Divers find WW1 Navy destroyer first to be sunk by enemy fire
The wreck of the USS Jacob Jones, a Tucker-class destroyer and the first ship of its type to be sunk by enemy fire, was recently discovered off the southwest coast of England by a group of British diving experts.
The World War I destroyer was hit on Dec. 6, 1917, by a German torpedo, killing 64 of the 110 officers and crew aboard, according to the Naval History and Heritage Command.
More than 100 years later, a group of UK diving experts discovered the wreckage of the ship around 400 feet under water and about 60 miles south of Newlyn, England, according to a Facebook post. of August 11 from Steve Mortimer, one of the divers and the group. research leader.
“We found the Jacob Jones, the first American destroyer to be sunk, and the first major casualty of the United States Navy in World War I. It’s an incredible feat,” said Will Schwarz, 39, another of the divers, in an interview with Military Times.
The historic discovery was led by expeditionary diver Mark Dixon on his boat the Darkstar, with the help of a team of independent dive groups and individuals, some with commercial dive club experience, Schwarz said. Months of planning and training went into the trip before it happened, he shared, but this type of mission was nothing new to him or other team members who recently found the lost HMS Jason off the coast of Scotland.
The story of the Jacob Jones’ ultimate descent into the depths of the ocean is a dramatic tale that paints an intriguing picture of World War I warfare, and her discovery is just the latest in a series of remarkable naval discoveries.
En route from France to Ireland, the Jacob Jones was torpedoed on her starboard side and sank in about eight minutes about 20 miles east of Start Point, England, according to the NHHC. She had carried out salvage operations in Europe throughout 1917. As her stern sank, Commander David Bagley reportedly ordered the ship abandoned. The officer on deck when the incident happened, Lt. Stanton Kalk, sacrificed his life to help his men out of the water and evenly distribute them into life rafts, according to the NHHC.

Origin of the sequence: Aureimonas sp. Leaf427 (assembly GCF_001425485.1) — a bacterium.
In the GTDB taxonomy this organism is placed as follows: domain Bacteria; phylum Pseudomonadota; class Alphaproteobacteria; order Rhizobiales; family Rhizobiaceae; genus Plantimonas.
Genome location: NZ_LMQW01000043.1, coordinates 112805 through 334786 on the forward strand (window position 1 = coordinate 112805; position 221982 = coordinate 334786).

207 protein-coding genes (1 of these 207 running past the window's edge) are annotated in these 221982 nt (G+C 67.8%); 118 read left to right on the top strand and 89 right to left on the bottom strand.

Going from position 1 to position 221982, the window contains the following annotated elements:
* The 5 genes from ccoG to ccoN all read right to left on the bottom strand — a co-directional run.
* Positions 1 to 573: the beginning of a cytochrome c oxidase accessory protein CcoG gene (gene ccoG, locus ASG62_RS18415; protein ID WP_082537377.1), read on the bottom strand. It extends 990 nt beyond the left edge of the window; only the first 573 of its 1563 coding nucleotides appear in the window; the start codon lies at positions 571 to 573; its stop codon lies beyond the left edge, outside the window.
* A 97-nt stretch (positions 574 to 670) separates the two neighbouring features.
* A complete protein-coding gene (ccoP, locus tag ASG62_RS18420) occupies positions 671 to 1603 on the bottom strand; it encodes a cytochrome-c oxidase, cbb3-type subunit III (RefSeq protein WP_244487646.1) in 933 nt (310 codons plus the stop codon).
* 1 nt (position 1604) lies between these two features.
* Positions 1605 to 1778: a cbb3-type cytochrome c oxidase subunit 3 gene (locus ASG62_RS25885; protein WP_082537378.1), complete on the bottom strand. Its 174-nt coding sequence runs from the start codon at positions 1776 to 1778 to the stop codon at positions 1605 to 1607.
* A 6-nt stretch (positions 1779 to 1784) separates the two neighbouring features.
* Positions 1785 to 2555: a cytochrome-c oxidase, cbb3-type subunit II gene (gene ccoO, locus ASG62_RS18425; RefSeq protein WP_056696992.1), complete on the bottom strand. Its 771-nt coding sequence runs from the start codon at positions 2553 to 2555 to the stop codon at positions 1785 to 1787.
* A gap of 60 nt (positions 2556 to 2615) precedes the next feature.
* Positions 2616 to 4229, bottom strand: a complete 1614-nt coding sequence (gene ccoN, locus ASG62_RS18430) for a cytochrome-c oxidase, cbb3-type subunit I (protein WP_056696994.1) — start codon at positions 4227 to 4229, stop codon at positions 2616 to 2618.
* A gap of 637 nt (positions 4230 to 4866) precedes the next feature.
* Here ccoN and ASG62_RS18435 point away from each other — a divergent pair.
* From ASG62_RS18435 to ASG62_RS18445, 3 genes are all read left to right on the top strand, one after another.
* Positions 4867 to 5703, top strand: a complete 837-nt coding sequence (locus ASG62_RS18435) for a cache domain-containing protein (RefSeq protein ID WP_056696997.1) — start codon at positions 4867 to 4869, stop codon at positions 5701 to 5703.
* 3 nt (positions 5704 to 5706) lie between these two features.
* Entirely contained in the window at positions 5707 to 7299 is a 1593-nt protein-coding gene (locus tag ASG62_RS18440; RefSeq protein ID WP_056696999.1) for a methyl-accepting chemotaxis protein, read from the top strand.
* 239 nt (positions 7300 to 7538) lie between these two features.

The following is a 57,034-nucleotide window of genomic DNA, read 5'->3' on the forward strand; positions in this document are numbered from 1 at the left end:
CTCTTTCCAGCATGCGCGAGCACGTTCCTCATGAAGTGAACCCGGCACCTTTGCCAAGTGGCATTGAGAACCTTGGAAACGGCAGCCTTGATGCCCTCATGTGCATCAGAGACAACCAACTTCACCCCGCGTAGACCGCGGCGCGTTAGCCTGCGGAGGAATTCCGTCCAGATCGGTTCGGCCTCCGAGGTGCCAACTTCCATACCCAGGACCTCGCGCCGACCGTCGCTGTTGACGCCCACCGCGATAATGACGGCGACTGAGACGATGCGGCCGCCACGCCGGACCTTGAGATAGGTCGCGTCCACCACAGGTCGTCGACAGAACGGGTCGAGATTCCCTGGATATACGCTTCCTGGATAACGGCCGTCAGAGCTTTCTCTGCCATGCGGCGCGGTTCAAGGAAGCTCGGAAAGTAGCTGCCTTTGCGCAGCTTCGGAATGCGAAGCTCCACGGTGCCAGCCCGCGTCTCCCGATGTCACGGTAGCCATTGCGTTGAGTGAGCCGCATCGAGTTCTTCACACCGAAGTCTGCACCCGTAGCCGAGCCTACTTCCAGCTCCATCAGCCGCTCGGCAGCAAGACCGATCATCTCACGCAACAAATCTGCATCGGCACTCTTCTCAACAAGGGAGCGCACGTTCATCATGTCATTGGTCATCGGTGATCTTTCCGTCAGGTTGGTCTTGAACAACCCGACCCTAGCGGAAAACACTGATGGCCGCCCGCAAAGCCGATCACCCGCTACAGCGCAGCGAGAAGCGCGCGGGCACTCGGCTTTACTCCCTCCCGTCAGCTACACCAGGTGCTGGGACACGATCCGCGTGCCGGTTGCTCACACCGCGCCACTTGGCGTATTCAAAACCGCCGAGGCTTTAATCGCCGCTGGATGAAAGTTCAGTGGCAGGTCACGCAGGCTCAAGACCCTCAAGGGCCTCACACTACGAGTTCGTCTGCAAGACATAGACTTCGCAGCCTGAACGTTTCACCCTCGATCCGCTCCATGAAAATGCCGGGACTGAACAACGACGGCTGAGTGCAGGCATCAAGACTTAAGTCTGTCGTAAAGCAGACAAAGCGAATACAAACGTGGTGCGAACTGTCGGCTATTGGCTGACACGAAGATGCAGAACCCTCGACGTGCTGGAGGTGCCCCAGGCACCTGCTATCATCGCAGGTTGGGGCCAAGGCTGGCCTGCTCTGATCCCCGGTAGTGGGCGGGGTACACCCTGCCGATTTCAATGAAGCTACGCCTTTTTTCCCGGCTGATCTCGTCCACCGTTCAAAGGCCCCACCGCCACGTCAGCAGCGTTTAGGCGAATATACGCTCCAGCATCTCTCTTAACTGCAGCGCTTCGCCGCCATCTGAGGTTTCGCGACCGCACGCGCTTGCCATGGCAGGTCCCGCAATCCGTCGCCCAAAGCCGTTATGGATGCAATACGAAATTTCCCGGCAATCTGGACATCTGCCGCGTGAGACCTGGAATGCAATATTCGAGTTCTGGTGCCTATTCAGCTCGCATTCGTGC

In an interesting turn of events, however, the German captain of U-53 which had attacked the Jacob Jones radioed the nearby American base at Queenstown to let them know they had sailors at sea who needed to be rescued. Rescue operations were carried out by British warships.
“They could have been enemies, but everyone recognizes it, the sea is a horrible mistress,” Schwarz said.
After making the discovery, Schwarz said he and the team didn’t disturb the site at all and only shared its exact coordinates with the US military, who will ultimately decide what happens to them. remains of the Jacob Jones.
“As a general rule, we prefer Navy wreck sites to be preserved,” Admiral Samuel Cox, director of Naval History and Heritage Command and curator of the Navy, said in an interview with Military. Times. Cox has worked as command director for nearly eight years now after serving more than 30 years as a naval intelligence officer.
He said it is conceivable that a dive team could bring the ship’s bell for safekeeping at the National Museum of the United States Navy, as it is common to commemorate a ship’s legacy, but said stated that in general, honoring the war grave as a sacred place means causing the least amount of damage to the ship.
Locating the wreck of the USS Jacob Jones has been the latest achievement for naval historians after a series of other major discoveries surfaced recently.
The USS Samuel B. Roberts, a John C. Butler-class destroyer escort, was found earlier this summer off the Philippines at nearly 23,000 feet below sea level, the deepest wreckage deep never located according to the explorers. This discovery followed the discovery of the USS Johnston in 2021, which was previously considered the deepest wreck.
Director Cox cited “modern technology that did not exist” before as an explanation for the growing trend of discoveries. He noted some of the other missing warships he hopes will be discovered in the future, including the Independence-class aircraft carrier Princeton, the Casablanca-class escort carrier Liscome Bay and the class destroyer Bagley Jarvis.
Whether it’s these ships or others, Schwarz and company are already planning their next big adventure.
“Next year we already have major plans in British Isles waters to find and identify three more wrecks,” he said.